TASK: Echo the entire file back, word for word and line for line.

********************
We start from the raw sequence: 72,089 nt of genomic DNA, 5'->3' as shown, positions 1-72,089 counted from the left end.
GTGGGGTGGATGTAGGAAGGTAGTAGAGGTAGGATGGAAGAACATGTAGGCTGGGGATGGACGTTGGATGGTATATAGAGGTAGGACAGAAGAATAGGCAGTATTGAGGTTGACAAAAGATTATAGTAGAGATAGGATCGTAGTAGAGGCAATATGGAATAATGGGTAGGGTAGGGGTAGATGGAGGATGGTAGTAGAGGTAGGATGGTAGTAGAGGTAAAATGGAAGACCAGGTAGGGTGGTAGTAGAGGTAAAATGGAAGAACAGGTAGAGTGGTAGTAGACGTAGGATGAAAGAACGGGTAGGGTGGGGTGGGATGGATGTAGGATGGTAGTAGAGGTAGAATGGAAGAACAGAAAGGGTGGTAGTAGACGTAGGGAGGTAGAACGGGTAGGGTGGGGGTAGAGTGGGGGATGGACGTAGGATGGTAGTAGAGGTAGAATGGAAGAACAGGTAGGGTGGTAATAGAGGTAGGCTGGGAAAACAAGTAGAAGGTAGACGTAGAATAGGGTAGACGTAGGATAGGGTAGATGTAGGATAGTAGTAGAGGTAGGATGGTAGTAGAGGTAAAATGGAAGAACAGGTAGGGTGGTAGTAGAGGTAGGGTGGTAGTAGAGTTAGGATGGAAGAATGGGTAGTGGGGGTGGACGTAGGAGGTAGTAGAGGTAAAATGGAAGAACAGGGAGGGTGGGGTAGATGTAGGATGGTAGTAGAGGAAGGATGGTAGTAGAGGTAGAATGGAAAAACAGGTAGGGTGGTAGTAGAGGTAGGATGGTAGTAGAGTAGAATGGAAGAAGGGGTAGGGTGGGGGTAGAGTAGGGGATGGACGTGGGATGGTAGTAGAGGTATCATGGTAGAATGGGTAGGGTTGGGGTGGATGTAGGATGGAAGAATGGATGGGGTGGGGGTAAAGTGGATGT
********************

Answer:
We start from the raw sequence: 72,089 nt of genomic DNA, 5'->3' as shown, positions 1-72,089 counted from the left end.
GTGGGGTGGATGTAGGAAGGTAGTAGAGGTAGGATGGAAGAACATGTAGGCTGGGGATGGACGTTGGATGGTATATAGAGGTAGGACAGAAGAATAGGCAGTATTGAGGTTGACAAAAGATTATAGTAGAGATAGGATCGTAGTAGAGGCAATATGGAATAATGGGTAGGGTAGGGGTAGATGGAGGATGGTAGTAGAGGTAGGATGGTAGTAGAGGTAAAATGGAAGACCAGGTAGGGTGGTAGTAGAGGTAAAATGGAAGAACAGGTAGAGTGGTAGTAGACGTAGGATGAAAGAACGGGTAGGGTGGGGTGGGATGGATGTAGGATGGTAGTAGAGGTAGAATGGAAGAACAGAAAGGGTGGTAGTAGACGTAGGGAGGTAGAACGGGTAGGGTGGGGGTAGAGTGGGGGATGGACGTAGGATGGTAGTAGAGGTAGAATGGAAGAACAGGTAGGGTGGTAATAGAGGTAGGCTGGGAAAACAAGTAGAAGGTAGACGTAGAATAGGGTAGACGTAGGATAGGGTAGATGTAGGATAGTAGTAGAGGTAGGATGGTAGTAGAGGTAAAATGGAAGAACAGGTAGGGTGGTAGTAGAGGTAGGGTGGTAGTAGAGTTAGGATGGAAGAATGGGTAGTGGGGGTGGACGTAGGAGGTAGTAGAGGTAAAATGGAAGAACAGGGAGGGTGGGGTAGATGTAGGATGGTAGTAGAGGAAGGATGGTAGTAGAGGTAGAATGGAAAAACAGGTAGGGTGGTAGTAGAGGTAGGATGGTAGTAGAGTAGAATGGAAGAAGGGGTAGGGTGGGGGTAGAGTAGGGGATGGACGTGGGATGGTAGTAGAGGTATCATGGTAGAATGGGTAGGGTTGGGGTGGATGTAGGATGGAAGAATGGATGGGGTGGGGGTAAAGTGGATGT